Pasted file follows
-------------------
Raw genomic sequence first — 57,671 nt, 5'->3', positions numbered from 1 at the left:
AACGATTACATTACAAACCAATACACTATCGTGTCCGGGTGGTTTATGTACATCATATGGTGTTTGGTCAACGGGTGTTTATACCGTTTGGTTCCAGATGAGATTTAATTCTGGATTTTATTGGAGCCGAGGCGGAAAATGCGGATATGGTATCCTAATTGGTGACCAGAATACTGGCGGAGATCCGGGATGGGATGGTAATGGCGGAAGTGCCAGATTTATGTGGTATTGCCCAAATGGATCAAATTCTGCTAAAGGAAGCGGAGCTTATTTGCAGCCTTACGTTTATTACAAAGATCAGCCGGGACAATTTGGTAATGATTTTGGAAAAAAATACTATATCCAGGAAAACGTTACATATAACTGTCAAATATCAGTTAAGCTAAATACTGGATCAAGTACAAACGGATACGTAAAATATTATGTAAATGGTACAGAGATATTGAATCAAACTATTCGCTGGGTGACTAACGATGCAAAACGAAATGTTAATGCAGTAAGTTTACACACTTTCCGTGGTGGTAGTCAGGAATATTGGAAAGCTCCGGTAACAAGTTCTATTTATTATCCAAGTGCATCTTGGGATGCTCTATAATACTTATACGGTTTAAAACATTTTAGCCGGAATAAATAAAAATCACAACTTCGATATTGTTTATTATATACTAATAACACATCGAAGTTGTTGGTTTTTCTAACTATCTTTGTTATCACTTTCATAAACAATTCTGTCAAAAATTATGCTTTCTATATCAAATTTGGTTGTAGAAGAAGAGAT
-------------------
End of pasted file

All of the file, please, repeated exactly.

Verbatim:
Raw genomic sequence first — 57,671 nt, 5'->3', positions numbered from 1 at the left:
AACGATTACATTACAAACCAATACACTATCGTGTCCGGGTGGTTTATGTACATCATATGGTGTTTGGTCAACGGGTGTTTATACCGTTTGGTTCCAGATGAGATTTAATTCTGGATTTTATTGGAGCCGAGGCGGAAAATGCGGATATGGTATCCTAATTGGTGACCAGAATACTGGCGGAGATCCGGGATGGGATGGTAATGGCGGAAGTGCCAGATTTATGTGGTATTGCCCAAATGGATCAAATTCTGCTAAAGGAAGCGGAGCTTATTTGCAGCCTTACGTTTATTACAAAGATCAGCCGGGACAATTTGGTAATGATTTTGGAAAAAAATACTATATCCAGGAAAACGTTACATATAACTGTCAAATATCAGTTAAGCTAAATACTGGATCAAGTACAAACGGATACGTAAAATATTATGTAAATGGTACAGAGATATTGAATCAAACTATTCGCTGGGTGACTAACGATGCAAAACGAAATGTTAATGCAGTAAGTTTACACACTTTCCGTGGTGGTAGTCAGGAATATTGGAAAGCTCCGGTAACAAGTTCTATTTATTATCCAAGTGCATCTTGGGATGCTCTATAATACTTATACGGTTTAAAACATTTTAGCCGGAATAAATAAAAATCACAACTTCGATATTGTTTATTATATACTAATAACACATCGAAGTTGTTGGTTTTTCTAACTATCTTTGTTATCACTTTCATAAACAATTCTGTCAAAAATTATGCTTTCTATATCAAATTTGGTTGTAGAAGAAGAGAT